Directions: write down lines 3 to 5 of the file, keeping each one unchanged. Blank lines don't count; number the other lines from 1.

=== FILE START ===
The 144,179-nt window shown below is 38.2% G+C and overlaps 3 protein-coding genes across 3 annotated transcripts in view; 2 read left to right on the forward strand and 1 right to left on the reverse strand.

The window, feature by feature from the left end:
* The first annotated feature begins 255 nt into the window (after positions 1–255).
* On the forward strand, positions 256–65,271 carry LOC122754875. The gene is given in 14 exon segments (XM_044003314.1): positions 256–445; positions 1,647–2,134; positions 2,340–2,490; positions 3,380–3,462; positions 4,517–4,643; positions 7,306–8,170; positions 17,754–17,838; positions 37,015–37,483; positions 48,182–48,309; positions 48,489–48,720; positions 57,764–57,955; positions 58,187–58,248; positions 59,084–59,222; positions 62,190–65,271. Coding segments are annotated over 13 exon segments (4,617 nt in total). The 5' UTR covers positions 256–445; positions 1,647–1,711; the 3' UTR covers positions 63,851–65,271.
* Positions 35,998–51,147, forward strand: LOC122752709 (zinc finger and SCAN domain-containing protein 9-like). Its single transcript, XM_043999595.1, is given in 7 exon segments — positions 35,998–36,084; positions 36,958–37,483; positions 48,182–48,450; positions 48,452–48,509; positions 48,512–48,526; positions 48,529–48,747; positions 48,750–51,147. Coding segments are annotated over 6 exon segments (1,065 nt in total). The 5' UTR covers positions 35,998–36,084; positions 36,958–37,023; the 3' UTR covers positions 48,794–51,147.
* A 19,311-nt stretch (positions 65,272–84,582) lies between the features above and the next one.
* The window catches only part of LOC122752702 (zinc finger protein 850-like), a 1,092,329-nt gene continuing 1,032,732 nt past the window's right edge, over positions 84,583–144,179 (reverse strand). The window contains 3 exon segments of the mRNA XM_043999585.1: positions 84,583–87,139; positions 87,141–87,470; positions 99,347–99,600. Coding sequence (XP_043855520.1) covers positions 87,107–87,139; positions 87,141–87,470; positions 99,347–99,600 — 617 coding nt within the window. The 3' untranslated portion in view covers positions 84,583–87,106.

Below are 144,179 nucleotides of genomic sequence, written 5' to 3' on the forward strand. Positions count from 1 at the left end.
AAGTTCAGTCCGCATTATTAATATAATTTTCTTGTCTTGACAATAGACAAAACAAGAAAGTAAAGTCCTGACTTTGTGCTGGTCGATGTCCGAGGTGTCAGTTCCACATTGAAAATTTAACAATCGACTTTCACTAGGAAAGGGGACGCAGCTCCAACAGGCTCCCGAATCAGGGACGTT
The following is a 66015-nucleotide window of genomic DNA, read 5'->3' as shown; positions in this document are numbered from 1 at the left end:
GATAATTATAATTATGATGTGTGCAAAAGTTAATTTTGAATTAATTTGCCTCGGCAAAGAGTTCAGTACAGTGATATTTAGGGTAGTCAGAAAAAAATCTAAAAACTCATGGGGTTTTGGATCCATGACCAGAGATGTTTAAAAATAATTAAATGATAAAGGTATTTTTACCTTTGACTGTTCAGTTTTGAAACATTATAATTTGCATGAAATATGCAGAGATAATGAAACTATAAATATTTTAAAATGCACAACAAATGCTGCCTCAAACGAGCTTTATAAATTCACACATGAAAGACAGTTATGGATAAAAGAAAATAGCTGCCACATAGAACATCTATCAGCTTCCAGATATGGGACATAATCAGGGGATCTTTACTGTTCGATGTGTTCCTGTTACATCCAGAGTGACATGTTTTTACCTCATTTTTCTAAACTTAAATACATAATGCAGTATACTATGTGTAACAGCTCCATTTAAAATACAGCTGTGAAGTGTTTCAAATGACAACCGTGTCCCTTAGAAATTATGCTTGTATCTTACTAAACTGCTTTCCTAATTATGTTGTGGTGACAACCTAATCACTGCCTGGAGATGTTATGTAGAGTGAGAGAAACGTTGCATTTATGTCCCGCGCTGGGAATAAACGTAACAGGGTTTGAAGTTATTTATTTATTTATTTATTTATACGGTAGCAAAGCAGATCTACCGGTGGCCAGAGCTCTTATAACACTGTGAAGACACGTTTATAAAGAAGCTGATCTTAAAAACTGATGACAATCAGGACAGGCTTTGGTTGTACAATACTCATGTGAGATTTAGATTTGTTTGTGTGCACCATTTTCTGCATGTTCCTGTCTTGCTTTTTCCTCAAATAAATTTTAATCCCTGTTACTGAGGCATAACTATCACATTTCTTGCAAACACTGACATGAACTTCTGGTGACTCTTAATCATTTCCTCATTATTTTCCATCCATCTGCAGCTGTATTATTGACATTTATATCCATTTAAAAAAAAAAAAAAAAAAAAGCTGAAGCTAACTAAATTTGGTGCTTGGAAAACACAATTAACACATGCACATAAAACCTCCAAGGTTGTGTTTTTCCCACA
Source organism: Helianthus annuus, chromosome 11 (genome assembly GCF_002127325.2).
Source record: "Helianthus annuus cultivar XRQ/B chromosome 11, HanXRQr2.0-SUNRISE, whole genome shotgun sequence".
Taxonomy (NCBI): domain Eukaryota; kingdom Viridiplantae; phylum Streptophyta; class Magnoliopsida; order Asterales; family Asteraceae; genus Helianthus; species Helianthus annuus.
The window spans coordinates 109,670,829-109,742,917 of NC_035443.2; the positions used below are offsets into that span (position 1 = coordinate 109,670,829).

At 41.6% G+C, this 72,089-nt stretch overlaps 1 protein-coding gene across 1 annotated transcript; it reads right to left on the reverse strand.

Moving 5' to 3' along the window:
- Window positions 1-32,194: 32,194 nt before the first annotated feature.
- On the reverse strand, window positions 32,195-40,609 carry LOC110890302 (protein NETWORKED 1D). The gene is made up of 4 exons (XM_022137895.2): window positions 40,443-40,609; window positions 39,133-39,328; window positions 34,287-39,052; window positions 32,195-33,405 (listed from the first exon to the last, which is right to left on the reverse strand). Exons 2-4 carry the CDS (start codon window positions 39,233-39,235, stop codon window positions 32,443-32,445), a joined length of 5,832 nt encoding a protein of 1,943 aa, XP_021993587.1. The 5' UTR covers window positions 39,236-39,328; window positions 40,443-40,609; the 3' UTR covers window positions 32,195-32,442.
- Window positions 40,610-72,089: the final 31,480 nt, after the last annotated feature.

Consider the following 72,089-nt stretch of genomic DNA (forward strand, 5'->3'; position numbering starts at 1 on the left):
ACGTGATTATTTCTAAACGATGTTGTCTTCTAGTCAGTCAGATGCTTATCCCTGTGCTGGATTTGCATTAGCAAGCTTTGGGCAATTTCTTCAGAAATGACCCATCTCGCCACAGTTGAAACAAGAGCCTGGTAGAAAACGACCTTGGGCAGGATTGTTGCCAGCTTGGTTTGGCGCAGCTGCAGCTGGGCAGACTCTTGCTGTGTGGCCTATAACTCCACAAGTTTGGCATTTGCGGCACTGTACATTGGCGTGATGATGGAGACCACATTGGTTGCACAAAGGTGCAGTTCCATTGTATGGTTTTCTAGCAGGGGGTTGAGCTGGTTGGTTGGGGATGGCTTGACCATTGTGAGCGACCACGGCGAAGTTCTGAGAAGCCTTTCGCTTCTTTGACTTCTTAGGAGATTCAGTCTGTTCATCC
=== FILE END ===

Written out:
* The first annotated feature begins 255 nt into the window (after positions 1–255).
* On the forward strand, positions 256–65,271 carry LOC122754875. The gene is given in 14 exon segments (XM_044003314.1): positions 256–445; positions 1,647–2,134; positions 2,340–2,490; positions 3,380–3,462; positions 4,517–4,643; positions 7,306–8,170; positions 17,754–17,838; positions 37,015–37,483; positions 48,182–48,309; positions 48,489–48,720; positions 57,764–57,955; positions 58,187–58,248; positions 59,084–59,222; positions 62,190–65,271. Coding segments are annotated over 13 exon segments (4,617 nt in total). The 5' UTR covers positions 256–445; positions 1,647–1,711; the 3' UTR covers positions 63,851–65,271.
* Positions 35,998–51,147, forward strand: LOC122752709 (zinc finger and SCAN domain-containing protein 9-like). Its single transcript, XM_043999595.1, is given in 7 exon segments — positions 35,998–36,084; positions 36,958–37,483; positions 48,182–48,450; positions 48,452–48,509; positions 48,512–48,526; positions 48,529–48,747; positions 48,750–51,147. Coding segments are annotated over 6 exon segments (1,065 nt in total). The 5' UTR covers positions 35,998–36,084; positions 36,958–37,023; the 3' UTR covers positions 48,794–51,147.